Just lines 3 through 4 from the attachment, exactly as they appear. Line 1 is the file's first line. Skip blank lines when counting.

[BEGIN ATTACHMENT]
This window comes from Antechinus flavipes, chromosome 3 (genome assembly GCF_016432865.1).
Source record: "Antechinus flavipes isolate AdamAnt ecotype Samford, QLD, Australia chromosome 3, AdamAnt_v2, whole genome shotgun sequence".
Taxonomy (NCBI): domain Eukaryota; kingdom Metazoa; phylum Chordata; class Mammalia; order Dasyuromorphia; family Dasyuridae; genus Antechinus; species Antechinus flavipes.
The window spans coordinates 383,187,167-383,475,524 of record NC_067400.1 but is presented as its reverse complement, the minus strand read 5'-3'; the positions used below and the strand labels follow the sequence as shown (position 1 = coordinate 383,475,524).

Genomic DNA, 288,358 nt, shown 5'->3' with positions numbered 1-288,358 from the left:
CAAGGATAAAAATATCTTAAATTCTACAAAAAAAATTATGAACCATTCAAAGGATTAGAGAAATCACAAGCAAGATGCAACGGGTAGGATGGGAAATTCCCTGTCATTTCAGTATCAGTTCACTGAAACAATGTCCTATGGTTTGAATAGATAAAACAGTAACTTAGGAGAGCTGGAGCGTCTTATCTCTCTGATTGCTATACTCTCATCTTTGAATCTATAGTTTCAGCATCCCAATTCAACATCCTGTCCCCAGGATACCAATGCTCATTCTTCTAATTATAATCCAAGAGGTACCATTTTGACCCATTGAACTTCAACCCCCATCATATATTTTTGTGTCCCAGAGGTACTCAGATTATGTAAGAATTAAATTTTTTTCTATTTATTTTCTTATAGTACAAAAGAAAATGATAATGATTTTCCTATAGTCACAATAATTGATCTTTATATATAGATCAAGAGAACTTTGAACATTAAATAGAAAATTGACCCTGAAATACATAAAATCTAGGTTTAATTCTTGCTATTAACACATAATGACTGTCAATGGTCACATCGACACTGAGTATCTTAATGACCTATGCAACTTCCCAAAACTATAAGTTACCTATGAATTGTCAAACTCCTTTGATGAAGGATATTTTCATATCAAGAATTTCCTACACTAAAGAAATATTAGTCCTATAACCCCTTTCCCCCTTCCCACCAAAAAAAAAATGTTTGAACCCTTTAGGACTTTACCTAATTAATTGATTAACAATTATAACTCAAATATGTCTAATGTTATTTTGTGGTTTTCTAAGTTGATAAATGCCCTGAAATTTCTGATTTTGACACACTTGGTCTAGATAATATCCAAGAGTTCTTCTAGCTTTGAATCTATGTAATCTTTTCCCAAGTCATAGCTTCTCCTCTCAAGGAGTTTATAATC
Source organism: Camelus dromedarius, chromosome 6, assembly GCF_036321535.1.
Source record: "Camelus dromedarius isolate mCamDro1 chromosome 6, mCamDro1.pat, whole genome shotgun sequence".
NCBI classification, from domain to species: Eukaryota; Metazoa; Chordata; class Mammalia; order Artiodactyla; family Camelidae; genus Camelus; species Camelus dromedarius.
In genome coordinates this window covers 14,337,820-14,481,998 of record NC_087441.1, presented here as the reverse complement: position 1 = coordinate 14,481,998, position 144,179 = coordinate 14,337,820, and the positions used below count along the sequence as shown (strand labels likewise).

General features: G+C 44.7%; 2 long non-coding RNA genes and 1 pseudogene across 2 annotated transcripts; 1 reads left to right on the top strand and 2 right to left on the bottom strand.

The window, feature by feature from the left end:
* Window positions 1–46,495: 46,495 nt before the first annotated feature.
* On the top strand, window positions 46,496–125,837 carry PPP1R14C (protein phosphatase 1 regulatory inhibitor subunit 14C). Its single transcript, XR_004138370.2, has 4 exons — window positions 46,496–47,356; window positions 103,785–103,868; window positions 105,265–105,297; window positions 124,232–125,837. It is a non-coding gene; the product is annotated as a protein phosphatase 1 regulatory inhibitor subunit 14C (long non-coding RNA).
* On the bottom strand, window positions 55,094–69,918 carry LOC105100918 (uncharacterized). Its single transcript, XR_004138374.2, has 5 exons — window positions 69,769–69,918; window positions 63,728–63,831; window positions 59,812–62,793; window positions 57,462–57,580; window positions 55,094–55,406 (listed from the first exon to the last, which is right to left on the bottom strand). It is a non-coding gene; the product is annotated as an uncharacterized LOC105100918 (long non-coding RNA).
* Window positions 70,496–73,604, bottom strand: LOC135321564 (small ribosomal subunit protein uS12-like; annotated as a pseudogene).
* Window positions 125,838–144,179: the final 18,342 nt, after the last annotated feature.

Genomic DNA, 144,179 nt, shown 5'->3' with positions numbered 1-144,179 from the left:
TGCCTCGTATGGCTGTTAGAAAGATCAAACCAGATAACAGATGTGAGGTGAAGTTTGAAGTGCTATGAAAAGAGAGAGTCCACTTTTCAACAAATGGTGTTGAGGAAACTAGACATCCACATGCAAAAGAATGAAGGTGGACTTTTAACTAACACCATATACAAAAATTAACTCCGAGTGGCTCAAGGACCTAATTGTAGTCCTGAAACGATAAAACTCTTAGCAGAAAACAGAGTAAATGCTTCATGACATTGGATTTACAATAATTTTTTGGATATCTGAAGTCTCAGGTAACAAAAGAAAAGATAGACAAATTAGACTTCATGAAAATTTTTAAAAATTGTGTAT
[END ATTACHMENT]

Taxonomy (NCBI): domain Eukaryota; kingdom Metazoa; phylum Chordata; class Mammalia; order Dasyuromorphia; family Dasyuridae; genus Antechinus; species Antechinus flavipes.
The window spans coordinates 383,187,167-383,475,524 of record NC_067400.1 but is presented as its reverse complement, the minus strand read 5'-3'; the positions used below and the strand labels follow the sequence as shown (position 1 = coordinate 383,475,524).